What We Can All Learn About Living in the Present
My good friend Sandy Halperin, who has early onset Alzheimer’s was recently honored along with Sanjay Gupta, M.D. with the 2016 Proxmire Award, which recognizes national figures who have “demonstrated leadership and positively impacted public awareness around Alzheimer’s disease and dementia.”
A couple weeks before he accepted the award we had a 35 minute Skype call. In it he expressed concern about what he was going to say. Certainly honored by the award, he knew he needed to be both gracious but also make a statement, while he still could, about how much more was needed to be done in the battle against the disease.
Sandy lives in what he calls “The Precious Present.” It’s a book and a way of life for many with dementia, including Alzheimer’s. But it could be a way of life for all of us if we grasp the nugget of what this tiny book is about. Living in the present. It’s all we got.
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Photo via Pixabay by StevePB
In Grieving: How To Help A Senior Handle The Loss Of A Loved One
(contributed by Marie Villeza)
Losing a spouse is a terribly difficult thing to go through at any age, but for seniors, the loss may hit particularly hard. Going through decades together builds a strong bond that many of us can only hope for in our own relationships, and a sudden loss can bring about grief, depression, anger, and physical issues such as loss of appetite and sleep.
If you have a loved one who has recently lost a spouse, it’s important to try and understand how difficult this time is for them, and that there is no set mourning period for everyone. Grief has to run its course, and you may feel helpless at times, but there are many things you can do to help your loved one get through the grieving.
Here are some of the best ways you can help.
Grief can express itself in many different ways, and often the individual won’t even understand why they’re feeling the way they do. It can involve anger, violent outbursts, emotional breakdowns, and behavioral changes such as sleeping too much or too little. Try to be patient with your loved one and give him some space when he needs it. He may not be able to come out and ask for it, but there are times when it’s appropriate to let him be alone with his grief.
Get him some help
It might be tempting to visit your loved one as often as possible and help as much as you can, but remember that you can’t do everything yourself; this will lead to burnout, and you can’t be helpful if you’re exhausted. Instead, help your loved one find a housekeeper or helper that can come in a few times a week and assist with chores or daily needs. Keep in mind that your loved one may have a budget, and always involve him in decision-making.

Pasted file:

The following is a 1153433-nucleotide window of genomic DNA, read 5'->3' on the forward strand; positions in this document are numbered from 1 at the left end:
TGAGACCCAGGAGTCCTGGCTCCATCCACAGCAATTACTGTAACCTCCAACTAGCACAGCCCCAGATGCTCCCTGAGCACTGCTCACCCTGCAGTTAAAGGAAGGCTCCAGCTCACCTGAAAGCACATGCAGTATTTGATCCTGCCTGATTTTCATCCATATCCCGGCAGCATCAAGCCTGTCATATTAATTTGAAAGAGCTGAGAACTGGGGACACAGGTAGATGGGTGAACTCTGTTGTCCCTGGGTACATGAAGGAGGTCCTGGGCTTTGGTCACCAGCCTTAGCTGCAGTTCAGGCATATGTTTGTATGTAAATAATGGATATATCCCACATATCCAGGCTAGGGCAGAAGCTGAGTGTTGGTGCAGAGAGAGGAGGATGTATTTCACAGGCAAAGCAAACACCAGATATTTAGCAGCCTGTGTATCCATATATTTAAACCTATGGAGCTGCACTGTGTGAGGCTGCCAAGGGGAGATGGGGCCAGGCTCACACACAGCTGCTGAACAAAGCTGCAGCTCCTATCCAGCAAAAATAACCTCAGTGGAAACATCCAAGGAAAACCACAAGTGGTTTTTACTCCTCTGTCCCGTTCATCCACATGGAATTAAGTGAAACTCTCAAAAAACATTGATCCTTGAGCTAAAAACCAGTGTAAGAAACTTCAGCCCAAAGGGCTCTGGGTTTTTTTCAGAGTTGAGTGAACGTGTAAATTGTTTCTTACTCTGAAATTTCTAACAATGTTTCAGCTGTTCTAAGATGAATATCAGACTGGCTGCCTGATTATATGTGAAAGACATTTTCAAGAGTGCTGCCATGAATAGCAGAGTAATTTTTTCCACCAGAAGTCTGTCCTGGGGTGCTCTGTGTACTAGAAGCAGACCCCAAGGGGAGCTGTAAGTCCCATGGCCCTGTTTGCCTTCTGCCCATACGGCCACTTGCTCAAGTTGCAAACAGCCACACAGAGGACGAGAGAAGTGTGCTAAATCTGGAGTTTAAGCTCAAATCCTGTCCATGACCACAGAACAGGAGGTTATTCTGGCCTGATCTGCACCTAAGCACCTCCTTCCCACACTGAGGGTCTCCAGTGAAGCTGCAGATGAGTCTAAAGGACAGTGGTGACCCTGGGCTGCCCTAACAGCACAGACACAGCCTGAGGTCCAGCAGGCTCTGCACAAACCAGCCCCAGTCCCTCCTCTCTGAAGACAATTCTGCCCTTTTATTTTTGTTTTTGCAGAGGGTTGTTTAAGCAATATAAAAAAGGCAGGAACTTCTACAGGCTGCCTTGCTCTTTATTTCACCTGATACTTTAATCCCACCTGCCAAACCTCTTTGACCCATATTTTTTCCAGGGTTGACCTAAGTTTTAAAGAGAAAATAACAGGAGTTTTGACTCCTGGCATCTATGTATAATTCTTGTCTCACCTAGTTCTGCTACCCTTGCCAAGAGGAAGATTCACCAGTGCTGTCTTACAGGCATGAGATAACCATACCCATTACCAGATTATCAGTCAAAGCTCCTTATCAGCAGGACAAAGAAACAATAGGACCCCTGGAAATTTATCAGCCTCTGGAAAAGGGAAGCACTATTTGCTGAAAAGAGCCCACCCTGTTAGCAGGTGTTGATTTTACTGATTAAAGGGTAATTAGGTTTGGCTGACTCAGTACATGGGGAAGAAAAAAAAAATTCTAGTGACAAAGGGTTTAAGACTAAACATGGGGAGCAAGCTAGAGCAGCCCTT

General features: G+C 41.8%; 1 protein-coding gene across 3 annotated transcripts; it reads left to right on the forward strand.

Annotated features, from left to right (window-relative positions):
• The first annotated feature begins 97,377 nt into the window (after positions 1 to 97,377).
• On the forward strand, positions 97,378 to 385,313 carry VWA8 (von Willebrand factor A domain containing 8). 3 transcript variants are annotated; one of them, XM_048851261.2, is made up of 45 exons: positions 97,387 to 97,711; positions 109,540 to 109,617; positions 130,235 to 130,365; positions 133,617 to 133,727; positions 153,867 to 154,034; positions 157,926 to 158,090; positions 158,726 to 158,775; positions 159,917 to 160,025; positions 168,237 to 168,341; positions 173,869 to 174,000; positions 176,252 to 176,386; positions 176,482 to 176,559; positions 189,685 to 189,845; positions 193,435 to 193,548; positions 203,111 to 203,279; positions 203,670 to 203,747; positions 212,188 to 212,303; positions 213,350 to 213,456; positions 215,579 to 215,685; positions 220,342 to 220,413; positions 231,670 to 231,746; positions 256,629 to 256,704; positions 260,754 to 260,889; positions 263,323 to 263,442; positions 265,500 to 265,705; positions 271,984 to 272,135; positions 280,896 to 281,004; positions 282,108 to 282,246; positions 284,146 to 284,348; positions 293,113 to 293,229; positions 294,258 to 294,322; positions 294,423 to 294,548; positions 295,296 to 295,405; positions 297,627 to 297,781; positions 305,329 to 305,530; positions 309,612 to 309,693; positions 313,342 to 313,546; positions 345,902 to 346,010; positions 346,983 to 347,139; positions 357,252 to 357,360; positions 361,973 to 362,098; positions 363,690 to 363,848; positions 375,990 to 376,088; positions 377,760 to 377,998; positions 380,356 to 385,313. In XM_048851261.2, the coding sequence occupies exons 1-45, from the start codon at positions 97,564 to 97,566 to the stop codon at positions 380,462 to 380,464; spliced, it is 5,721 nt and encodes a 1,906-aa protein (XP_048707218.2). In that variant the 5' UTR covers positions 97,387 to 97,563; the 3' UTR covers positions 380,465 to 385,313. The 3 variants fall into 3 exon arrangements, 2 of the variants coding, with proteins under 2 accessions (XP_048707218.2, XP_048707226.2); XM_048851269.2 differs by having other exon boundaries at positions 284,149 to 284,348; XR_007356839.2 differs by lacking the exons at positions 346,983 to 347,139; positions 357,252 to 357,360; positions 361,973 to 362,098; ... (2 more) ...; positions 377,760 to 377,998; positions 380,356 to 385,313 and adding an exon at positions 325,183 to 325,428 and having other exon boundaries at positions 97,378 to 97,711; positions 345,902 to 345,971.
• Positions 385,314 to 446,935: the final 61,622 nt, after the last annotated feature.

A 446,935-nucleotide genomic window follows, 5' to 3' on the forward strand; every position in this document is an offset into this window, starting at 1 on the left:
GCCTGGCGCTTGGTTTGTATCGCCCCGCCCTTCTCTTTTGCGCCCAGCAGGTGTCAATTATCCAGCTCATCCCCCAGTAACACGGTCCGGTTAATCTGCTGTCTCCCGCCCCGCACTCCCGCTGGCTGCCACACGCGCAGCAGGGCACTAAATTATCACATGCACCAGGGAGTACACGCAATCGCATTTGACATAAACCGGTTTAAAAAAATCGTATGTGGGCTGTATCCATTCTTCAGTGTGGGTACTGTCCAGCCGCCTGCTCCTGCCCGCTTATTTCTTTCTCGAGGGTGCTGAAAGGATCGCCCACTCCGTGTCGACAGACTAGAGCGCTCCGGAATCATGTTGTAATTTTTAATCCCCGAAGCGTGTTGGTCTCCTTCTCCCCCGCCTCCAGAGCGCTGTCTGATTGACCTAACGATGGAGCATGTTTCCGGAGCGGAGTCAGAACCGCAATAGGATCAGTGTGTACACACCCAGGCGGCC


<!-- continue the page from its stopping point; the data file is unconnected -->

Try to keep your loved one on a schedule
Daily exercise, planned meals, and social gatherings can all be beneficial to your loved one during the grieving period, even when they feel tired or begin to withdraw. Do your best to keep him on a schedule; offer to come over and go for a walk with him, invite him over for dinner (and pick him up/bring him home if need be), or take up a new hobby that you can do together.
Find a support group
Your loved one may be able to find comfort in a support group or group therapy, so help him research local options and let him know that you’ll help him along the way. If he’s involved with a church, find out if there might be someone there that he can talk to.
Don’t make major changes right away
After a spouse dies, many things change. You or your family members may feel that your loved one needs to think about selling the house, downsizing, or moving in with someone so that he’s not alone, but now is not the time. The grieving process can be a long and tedious one, and major changes can upset that process even more. Hang back and let your loved one get his bearings before bringing up big ideas.
Make sure they aren’t abusing alcohol or drugs
Especially if they have a history of drinking, make sure your loved one isn’t trying to deal with their feelings by drinking or using drugs. The use of drugs or alcohol can increase their chances of falling or otherwise injuring themselves and can, of course, lead to addiction. If you suspect that they may be abusing drugs or alcohol, voice your concerns and help them get assistance from a substance abuse or grief counselor.
Remember that emotions are running high after the loss of a spouse, and your loved one may be feeling intensely for a while. Those emotions almost always come from grief itself and not from a place where he’s upset with you. Try to stay patient, listen, and help him get to a healthy place when he’s ready.